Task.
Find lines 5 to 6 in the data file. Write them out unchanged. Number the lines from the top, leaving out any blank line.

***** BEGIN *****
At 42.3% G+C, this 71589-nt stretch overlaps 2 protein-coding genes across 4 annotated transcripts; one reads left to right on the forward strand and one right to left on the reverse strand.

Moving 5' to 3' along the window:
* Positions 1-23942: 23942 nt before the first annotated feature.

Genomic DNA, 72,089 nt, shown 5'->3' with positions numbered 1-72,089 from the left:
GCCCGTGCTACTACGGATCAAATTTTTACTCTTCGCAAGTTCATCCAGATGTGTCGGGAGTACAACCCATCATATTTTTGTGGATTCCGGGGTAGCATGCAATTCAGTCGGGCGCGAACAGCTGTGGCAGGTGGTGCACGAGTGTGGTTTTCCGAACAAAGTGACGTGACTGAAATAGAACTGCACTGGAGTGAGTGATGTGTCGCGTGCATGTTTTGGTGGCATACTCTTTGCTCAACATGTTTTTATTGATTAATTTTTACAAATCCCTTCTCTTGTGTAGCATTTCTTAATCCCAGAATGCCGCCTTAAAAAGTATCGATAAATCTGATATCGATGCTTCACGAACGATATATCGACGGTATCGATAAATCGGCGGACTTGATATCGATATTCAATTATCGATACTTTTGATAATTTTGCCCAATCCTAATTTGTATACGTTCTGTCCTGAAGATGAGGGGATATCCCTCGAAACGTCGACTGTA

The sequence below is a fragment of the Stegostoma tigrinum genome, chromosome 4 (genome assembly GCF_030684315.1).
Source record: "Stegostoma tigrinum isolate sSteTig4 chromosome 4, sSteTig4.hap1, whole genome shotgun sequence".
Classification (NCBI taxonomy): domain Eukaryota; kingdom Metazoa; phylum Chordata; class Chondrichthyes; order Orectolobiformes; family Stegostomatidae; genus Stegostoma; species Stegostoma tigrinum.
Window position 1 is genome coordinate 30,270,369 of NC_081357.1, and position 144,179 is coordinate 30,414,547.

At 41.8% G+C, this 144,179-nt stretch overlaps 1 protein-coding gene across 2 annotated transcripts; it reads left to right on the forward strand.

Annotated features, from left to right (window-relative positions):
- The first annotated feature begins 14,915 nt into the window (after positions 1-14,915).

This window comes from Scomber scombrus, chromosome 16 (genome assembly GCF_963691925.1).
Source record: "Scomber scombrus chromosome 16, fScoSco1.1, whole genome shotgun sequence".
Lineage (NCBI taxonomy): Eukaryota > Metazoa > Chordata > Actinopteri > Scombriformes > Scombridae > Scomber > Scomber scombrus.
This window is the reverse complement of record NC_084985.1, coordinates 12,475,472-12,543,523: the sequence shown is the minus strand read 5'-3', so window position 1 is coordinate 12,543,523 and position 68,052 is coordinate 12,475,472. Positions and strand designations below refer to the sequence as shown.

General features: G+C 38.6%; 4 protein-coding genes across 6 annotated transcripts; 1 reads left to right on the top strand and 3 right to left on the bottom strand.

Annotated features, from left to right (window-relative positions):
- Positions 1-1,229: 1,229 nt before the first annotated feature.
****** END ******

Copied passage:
GCCCGTGCTACTACGGATCAAATTTTTACTCTTCGCAAGTTCATCCAGATGTGTCGGGAGTACAACCCATCATATTTTTGTGGATTCCGGGGTAGCATGCAATTCAGTCGGGCGCGAACAGCTGTGGCAGGTGGTGCACGAGTGTGGTTTTCCGAACAAAGTGACGTGACTGAAATAGAACTGCACTGGAGTGAGTGATGTGTCGCGTGCATGTTTTGGTGGCATACTCTTTGCTCAACATGTTTTTATTGATTAATTTTTACAAATCCCTTCTCTTGTGTAGCATTTCTTAATCCCAGAATGCCGCCTTAAAAAGTATCGATAAATCTGATATCGATGCTTCACGAACGATATATCGACGGTATCGATAAATCGGCGGACTTGATATCGATATTCAATTATCGATACTTTTGATAATTTTGCCCAATCCTAATTTGTATACGTTCTGTCCTGAAGATGAGGGGATATCCCTCGAAACGTCGACTGTA

The sequence below is a fragment of the Stegostoma tigrinum genome, chromosome 4 (genome assembly GCF_030684315.1).